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BANNU HISTORY

BANNU HISTORY

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THE BRIEF TIMELINE HISTORY OF BANNU

This is a brief of history of Bannu prepared and presented to BANNU.COM by Jahangir Khan Sikandri from the English version of his book ‘Tarikhe Aqwame Bannu’ (History of the Tribes of Bannu). The original text of his research work is contained in a huge volume of publication (four volumes) which contains the detailed timeline authentic history narrating all events that occurred on the soil of Bannu and the history and pedigree tables of all villages of Bannu (386 villages, 1800 families’ pedigree tables). Here, only a few important events have been narrated by him for the general knowledge of the reader. The website administrators are thankful to him for the provision of this brief. .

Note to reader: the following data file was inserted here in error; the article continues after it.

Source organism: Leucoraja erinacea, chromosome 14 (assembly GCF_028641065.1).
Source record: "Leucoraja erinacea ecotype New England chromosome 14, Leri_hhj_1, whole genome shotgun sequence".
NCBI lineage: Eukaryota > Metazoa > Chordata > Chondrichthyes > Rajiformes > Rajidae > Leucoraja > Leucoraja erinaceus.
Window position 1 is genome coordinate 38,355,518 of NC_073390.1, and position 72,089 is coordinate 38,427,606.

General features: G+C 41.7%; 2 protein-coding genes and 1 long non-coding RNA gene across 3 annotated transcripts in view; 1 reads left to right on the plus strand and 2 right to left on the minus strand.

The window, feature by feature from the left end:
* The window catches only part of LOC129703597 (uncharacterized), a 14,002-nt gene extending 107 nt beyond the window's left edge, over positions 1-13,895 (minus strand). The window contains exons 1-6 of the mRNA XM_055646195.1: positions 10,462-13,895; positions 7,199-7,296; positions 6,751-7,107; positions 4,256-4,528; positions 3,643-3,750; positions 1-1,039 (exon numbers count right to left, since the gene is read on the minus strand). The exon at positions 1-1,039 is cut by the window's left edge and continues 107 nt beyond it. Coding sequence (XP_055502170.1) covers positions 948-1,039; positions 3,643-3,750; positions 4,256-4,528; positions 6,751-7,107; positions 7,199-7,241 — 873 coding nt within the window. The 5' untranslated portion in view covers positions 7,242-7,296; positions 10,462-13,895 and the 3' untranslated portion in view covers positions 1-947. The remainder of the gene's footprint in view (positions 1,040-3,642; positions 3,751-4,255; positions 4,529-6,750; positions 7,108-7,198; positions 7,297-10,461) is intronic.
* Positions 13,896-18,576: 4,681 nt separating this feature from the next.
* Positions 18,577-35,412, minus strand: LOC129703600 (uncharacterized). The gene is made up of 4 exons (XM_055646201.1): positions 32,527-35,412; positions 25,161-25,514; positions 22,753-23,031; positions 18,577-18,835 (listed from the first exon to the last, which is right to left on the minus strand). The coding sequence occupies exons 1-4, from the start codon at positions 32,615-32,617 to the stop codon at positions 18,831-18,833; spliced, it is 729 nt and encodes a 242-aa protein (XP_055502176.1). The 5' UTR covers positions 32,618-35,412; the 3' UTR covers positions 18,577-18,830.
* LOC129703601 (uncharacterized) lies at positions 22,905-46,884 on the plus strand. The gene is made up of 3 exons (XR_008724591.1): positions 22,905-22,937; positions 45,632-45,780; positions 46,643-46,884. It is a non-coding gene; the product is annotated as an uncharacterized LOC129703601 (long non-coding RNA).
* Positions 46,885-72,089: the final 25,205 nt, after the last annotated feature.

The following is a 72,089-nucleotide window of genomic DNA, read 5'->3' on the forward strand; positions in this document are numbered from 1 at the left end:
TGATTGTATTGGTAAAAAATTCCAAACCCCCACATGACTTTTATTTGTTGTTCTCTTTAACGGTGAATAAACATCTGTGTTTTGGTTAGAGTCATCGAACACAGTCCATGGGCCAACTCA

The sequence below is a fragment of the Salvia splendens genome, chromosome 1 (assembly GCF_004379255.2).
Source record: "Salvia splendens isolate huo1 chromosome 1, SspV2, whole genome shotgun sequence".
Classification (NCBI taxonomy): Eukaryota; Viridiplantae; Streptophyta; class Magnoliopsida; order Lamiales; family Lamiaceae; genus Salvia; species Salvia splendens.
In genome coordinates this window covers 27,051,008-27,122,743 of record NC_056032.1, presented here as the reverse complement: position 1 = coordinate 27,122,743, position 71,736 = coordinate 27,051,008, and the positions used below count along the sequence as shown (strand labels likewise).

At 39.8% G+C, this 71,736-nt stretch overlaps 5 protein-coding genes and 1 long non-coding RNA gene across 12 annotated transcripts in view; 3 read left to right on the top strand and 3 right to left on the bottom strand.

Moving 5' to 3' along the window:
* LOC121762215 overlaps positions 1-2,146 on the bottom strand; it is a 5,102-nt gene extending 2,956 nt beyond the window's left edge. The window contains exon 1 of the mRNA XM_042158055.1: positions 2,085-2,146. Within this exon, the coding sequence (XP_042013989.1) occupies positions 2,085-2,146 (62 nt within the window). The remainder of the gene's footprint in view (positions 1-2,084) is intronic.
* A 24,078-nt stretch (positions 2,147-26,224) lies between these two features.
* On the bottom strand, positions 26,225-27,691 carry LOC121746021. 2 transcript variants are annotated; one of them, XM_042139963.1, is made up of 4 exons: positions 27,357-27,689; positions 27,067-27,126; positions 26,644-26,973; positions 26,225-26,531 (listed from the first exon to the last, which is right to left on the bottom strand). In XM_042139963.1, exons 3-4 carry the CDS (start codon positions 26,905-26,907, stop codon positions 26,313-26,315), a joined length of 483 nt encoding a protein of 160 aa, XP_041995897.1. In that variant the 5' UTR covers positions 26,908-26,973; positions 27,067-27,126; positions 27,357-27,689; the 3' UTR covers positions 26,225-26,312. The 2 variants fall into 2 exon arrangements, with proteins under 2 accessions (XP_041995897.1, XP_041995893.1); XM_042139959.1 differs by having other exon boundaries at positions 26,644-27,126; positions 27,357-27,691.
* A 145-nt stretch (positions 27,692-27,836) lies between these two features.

Introduction

The history of Bannu runs parallel to the history of Gandhara. Nothing is more clearly known about it in the Bronze Age and earlier. However, a recent archaeologists’ research on the fossils at different sites reveals that cavemen had lived here more than half a million years ago. Many writers have written a vague history which is neither authentic nor informative.

The Clans and Sub-clans of Bannuchis

There are 120 sub-clans of the Bannuchis (including the generations of Shittak). Total numbers of villages are 386 in Bannu which include the villages of Marwats and Wazirs as well. Bannuchis are descendant from one Shittak (or Shithak), a son of Karan who was the fifth son (probably an adopted one) of Kais bin Abdur Rashid. The generations of his (Karan) other sons are the Afridis, Mehmands, Khattkas, Masuds, Wazir, Bangash and Dilazaks etc. Shithak was born in the era of Mehmud of Ghazna and lived at Shawal. His seventh or eighth generations had forcibly occupied Bannu in 1285 AD; the story of whom has been given in the succeeding paragraphs.

Explanation of the Word 'Bannuchi' (or Bannusi)